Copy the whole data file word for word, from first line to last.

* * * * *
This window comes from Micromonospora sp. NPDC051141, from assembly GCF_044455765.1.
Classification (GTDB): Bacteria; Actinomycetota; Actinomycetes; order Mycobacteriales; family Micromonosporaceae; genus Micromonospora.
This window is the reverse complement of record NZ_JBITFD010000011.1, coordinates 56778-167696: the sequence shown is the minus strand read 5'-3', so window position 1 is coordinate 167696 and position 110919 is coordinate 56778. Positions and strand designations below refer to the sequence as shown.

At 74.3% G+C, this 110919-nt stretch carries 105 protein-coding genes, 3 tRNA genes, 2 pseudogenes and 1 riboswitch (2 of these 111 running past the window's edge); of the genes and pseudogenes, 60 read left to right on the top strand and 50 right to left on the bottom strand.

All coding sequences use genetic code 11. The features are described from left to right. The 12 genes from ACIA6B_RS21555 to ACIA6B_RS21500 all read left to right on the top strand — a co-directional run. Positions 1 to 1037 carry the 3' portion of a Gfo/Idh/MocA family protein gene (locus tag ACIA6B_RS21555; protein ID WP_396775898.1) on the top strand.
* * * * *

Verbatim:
This window comes from Micromonospora sp. NPDC051141, from assembly GCF_044455765.1.
Classification (GTDB): Bacteria; Actinomycetota; Actinomycetes; order Mycobacteriales; family Micromonosporaceae; genus Micromonospora.
This window is the reverse complement of record NZ_JBITFD010000011.1, coordinates 56778-167696: the sequence shown is the minus strand read 5'-3', so window position 1 is coordinate 167696 and position 110919 is coordinate 56778. Positions and strand designations below refer to the sequence as shown.

At 74.3% G+C, this 110919-nt stretch carries 105 protein-coding genes, 3 tRNA genes, 2 pseudogenes and 1 riboswitch (2 of these 111 running past the window's edge); of the genes and pseudogenes, 60 read left to right on the top strand and 50 right to left on the bottom strand.

All coding sequences use genetic code 11. The features are described from left to right. The 12 genes from ACIA6B_RS21555 to ACIA6B_RS21500 all read left to right on the top strand — a co-directional run. Positions 1 to 1037 carry the 3' portion of a Gfo/Idh/MocA family protein gene (locus tag ACIA6B_RS21555; protein ID WP_396775898.1) on the top strand.